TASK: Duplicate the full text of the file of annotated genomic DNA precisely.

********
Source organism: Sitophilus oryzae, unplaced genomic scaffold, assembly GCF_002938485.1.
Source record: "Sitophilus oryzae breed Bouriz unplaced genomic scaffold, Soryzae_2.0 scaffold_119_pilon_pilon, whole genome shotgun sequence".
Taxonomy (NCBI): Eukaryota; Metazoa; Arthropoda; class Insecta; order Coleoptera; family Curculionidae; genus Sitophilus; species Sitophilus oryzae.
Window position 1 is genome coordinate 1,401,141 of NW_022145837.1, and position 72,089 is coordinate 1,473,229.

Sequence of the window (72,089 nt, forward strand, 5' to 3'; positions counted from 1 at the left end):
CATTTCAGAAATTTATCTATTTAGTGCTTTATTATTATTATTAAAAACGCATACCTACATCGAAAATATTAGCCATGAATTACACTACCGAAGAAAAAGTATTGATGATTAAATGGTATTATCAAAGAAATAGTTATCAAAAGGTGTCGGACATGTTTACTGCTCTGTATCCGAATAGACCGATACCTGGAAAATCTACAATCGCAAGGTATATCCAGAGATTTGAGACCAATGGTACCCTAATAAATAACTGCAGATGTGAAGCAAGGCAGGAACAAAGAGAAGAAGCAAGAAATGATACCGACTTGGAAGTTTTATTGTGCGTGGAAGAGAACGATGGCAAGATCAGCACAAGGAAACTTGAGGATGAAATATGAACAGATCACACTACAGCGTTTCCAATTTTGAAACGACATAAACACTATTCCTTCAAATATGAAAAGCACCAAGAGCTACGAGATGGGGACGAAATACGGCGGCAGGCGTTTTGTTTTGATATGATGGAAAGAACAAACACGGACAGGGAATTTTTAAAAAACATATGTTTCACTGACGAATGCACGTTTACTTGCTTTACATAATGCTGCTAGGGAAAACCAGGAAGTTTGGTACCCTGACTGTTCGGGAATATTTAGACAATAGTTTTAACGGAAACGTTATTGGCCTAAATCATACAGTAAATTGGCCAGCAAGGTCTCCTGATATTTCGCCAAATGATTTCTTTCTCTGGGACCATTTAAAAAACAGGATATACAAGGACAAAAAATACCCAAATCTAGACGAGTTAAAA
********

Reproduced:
Source organism: Sitophilus oryzae, unplaced genomic scaffold, assembly GCF_002938485.1.
Source record: "Sitophilus oryzae breed Bouriz unplaced genomic scaffold, Soryzae_2.0 scaffold_119_pilon_pilon, whole genome shotgun sequence".
Taxonomy (NCBI): Eukaryota; Metazoa; Arthropoda; class Insecta; order Coleoptera; family Curculionidae; genus Sitophilus; species Sitophilus oryzae.
Window position 1 is genome coordinate 1,401,141 of NW_022145837.1, and position 72,089 is coordinate 1,473,229.

Sequence of the window (72,089 nt, forward strand, 5' to 3'; positions counted from 1 at the left end):
CATTTCAGAAATTTATCTATTTAGTGCTTTATTATTATTATTAAAAACGCATACCTACATCGAAAATATTAGCCATGAATTACACTACCGAAGAAAAAGTATTGATGATTAAATGGTATTATCAAAGAAATAGTTATCAAAAGGTGTCGGACATGTTTACTGCTCTGTATCCGAATAGACCGATACCTGGAAAATCTACAATCGCAAGGTATATCCAGAGATTTGAGACCAATGGTACCCTAATAAATAACTGCAGATGTGAAGCAAGGCAGGAACAAAGAGAAGAAGCAAGAAATGATACCGACTTGGAAGTTTTATTGTGCGTGGAAGAGAACGATGGCAAGATCAGCACAAGGAAACTTGAGGATGAAATATGAACAGATCACACTACAGCGTTTCCAATTTTGAAACGACATAAACACTATTCCTTCAAATATGAAAAGCACCAAGAGCTACGAGATGGGGACGAAATACGGCGGCAGGCGTTTTGTTTTGATATGATGGAAAGAACAAACACGGACAGGGAATTTTTAAAAAACATATGTTTCACTGACGAATGCACGTTTACTTGCTTTACATAATGCTGCTAGGGAAAACCAGGAAGTTTGGTACCCTGACTGTTCGGGAATATTTAGACAATAGTTTTAACGGAAACGTTATTGGCCTAAATCATACAGTAAATTGGCCAGCAAGGTCTCCTGATATTTCGCCAAATGATTTCTTTCTCTGGGACCATTTAAAAAACAGGATATACAAGGACAAAAAATACCCAAATCTAGACGAGTTAAAA